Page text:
[Editor’s Note: Welcome to Diary of a Web Series, the column that offers you an entertaining look into the machinations of a zero-budget web series made possible by an idea, fortitude, and democratized tools of production. For all the background on why we started publishing Diary of a Web Series – and why we think it’s great – check out the first installment right here. You can watch the web series the diary is about, too. It’s called STRAY and it’s good. Click here to watch it. And you can catch all the installments of Diary of a Web Series right here.]
Anyone looking to make a web series has the same thing on their mind: “How do I get the money to make this thing?”
Many go the crowdfunding route, including this writer. (And if you want to learn about that will-to-live-sapping enterprise, just read this.) Others try their hand at content subscription services, such as Patreon or Stareable Enrich. Some try newfangled funding mechanisms, like cryptocurrency. I thought I’d give good old-fashioned patronage a try. I attempted to nab a sponsor.
Somewhere in between “I need money” and “Oh, look, I have some money,” I was overcome with the unreasonable expectation that some profit-seeking company would want to give me, a thoroughly unproven filmmaker, a sum of money that could sponsor a well-heeled private middle-schooler for a year. The craziest part? A company with such money was willing to part ways with precisely that amount.
We set up a conference call, and I made my pitch. I explained why their brand, a whiskey distillery, would be a natural fit for the show and how the product could be organically incorporated into the story. I even contemplated shooting a series of spoof ads with the actors in character, and holding a launch party featuring their whiskey line. We never got that far.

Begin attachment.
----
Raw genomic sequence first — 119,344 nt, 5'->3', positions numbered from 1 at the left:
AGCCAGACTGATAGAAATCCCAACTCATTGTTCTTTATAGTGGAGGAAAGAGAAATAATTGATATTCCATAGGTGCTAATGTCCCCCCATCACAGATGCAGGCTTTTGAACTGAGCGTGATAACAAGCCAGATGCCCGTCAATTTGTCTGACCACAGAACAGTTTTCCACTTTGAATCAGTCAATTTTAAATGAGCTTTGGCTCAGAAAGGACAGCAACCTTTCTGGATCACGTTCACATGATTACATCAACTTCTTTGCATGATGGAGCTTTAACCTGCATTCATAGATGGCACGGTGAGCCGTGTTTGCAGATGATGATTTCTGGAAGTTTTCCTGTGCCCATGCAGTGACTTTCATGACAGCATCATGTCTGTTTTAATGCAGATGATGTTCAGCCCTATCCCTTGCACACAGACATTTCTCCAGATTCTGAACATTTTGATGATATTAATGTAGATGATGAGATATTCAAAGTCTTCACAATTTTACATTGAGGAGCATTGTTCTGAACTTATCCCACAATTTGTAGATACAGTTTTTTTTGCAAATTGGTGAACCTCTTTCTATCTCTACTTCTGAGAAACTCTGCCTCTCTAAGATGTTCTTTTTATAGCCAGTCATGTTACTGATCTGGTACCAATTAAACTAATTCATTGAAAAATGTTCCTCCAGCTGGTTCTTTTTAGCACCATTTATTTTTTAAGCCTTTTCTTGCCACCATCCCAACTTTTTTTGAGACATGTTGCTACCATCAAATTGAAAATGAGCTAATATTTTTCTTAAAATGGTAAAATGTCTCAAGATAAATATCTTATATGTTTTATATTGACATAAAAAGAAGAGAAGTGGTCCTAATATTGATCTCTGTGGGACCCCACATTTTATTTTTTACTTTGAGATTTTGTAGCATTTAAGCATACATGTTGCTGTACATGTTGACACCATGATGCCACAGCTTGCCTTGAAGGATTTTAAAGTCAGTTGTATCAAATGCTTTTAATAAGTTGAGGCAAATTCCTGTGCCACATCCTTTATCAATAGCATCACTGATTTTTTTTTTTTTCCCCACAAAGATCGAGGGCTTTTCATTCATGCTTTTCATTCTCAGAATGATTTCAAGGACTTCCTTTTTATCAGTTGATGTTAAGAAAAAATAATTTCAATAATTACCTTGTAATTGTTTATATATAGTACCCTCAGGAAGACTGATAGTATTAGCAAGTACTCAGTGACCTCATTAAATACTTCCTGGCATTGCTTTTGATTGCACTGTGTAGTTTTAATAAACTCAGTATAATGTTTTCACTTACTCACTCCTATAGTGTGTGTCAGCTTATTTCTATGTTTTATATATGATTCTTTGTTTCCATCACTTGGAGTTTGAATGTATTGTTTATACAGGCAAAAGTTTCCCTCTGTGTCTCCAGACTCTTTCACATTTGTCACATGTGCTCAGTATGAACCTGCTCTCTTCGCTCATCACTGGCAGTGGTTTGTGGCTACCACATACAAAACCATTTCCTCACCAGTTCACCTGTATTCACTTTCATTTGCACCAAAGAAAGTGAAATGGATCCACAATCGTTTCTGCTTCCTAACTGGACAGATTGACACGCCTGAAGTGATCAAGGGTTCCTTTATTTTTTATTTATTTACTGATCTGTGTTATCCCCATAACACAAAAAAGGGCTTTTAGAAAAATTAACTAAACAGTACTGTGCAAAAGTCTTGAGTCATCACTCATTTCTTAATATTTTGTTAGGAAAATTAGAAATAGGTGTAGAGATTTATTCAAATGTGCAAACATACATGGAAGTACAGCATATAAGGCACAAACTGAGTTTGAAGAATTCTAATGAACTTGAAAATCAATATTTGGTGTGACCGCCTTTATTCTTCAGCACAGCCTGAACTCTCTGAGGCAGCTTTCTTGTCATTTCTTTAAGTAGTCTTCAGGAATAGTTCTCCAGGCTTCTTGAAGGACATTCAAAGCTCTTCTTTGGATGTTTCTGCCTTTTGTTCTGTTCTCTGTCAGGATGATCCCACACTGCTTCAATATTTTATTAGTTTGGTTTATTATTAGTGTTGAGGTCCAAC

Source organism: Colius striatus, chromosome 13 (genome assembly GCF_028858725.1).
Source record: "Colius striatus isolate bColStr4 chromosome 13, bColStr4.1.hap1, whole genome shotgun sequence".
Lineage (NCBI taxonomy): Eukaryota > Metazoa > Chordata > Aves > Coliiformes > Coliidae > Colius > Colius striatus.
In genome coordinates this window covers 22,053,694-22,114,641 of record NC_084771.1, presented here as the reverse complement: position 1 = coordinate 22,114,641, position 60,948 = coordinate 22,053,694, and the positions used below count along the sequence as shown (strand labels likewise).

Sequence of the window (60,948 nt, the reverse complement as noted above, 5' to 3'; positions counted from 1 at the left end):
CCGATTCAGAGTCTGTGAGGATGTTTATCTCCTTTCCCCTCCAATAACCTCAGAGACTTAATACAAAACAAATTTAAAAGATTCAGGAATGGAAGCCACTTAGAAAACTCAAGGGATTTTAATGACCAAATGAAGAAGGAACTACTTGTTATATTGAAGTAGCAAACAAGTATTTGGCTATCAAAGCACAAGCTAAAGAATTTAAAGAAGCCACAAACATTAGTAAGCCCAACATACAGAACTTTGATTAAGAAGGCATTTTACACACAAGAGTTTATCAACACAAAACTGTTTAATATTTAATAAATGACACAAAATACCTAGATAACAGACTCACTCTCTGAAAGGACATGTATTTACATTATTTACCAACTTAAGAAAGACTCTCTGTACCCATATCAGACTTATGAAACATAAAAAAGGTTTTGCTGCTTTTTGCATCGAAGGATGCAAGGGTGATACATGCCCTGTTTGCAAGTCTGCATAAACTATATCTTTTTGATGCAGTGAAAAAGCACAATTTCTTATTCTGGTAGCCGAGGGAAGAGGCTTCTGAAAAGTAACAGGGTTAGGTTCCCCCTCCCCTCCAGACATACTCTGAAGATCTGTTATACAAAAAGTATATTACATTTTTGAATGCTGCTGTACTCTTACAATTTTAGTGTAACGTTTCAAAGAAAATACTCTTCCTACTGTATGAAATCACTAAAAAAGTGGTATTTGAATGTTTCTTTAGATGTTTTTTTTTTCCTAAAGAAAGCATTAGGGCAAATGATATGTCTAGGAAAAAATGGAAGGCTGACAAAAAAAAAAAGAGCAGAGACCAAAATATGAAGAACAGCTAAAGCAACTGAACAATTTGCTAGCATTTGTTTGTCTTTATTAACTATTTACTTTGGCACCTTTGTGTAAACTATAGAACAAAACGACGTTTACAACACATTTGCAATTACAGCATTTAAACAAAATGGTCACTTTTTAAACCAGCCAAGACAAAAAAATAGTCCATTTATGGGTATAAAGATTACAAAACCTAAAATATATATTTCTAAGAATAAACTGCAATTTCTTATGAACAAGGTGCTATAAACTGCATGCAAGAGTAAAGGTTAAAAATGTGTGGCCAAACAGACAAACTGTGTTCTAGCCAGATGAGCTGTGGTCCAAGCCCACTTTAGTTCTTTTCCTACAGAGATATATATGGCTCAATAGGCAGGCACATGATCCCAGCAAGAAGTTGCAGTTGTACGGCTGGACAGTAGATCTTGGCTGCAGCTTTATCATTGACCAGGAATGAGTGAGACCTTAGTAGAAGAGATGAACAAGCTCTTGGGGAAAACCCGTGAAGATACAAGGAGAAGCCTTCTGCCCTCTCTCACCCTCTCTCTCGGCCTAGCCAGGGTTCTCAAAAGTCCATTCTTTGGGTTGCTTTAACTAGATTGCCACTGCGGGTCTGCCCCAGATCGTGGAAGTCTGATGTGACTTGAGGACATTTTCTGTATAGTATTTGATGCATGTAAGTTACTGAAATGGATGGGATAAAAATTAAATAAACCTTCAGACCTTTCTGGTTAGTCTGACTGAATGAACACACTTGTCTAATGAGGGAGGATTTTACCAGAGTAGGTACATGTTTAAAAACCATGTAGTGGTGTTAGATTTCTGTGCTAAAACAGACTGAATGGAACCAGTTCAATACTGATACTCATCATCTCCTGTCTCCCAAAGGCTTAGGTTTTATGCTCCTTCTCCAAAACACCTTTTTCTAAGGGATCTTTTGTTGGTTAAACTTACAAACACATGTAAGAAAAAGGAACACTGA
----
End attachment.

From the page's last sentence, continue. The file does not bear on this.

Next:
When my contact asked me how much I needed to make the season, I uttered an outrageous figure. I immediately regretted it. I had squandered a golden opportunity. I wanted to take it back, to beg his forgiveness, to ask for a do-over. Maybe he would let me give him some money instead so that we could both go our merry ways and forgot this ever happened. But he said, “Shouldn’t be a problem,” as if someone had just asked him to open up a jar of olives.
Cue “Aquarius/Let the Sunshine In.”
I would not need to submit myself to the slovenly siege that is crowdfunding. I would have a patron, nay, a partner, nay nay, a brand partner. Funding with class. No need to debase myself by begging former coworkers and high school friends for cash. No, I was moving on up. I was a (drum roll, please) partner.
Then something wholly predictable happened: He stopped returning my calls or responding to my emails. Something slightly less predictable followed: I turned into Joe Goldberg from Netflix Original Series You, which is to say, I became an unhinged, jilted, schizophrenic, psychopathic stalker who follows my target’s every online movement.
He requested a proposal, so I delivered one, a 22-slide PowerPoint tour de force that no brand could resist, except, apparently, this one. He didn’t respond. Had he even opened my proposal?? I resolved to require read receipts from that point on just to make sure. I followed up a week a later. Nothing. Then the week after that. I called his office line. Voice mail. Why hadn’t he gotten back to me??? I thought we were PARTNERS???
I never did hear back from him. I imagine that he went on to partner with some other fledgling indie web series that was picked up by Netflix or HBO, or both. It’s not like I care. My team and I ended up raising the money we needed through a crowdfunding campaign on Seed & Spark. Yep, we’re doing just fine.
Having said that, [BRAND CONTACT NAME REDACTED], if you’re reading this, I’m still open to funding if you are. There’s always season three. We can still be partners! It’s not too late!
Pablo Andreu is not a creator or a scriptwriter. He’s certainly not a filmmaker. He’s just a guy who decided to make a web series called STRAY. It’s a bromantic comedy featuring a brash gay dude and a nerdy straight guy. He hopes it’s funny. By some inscrutable alchemy, his scribblings have wormed their way into The New York Times, McSweeney’s, and Slackjaw.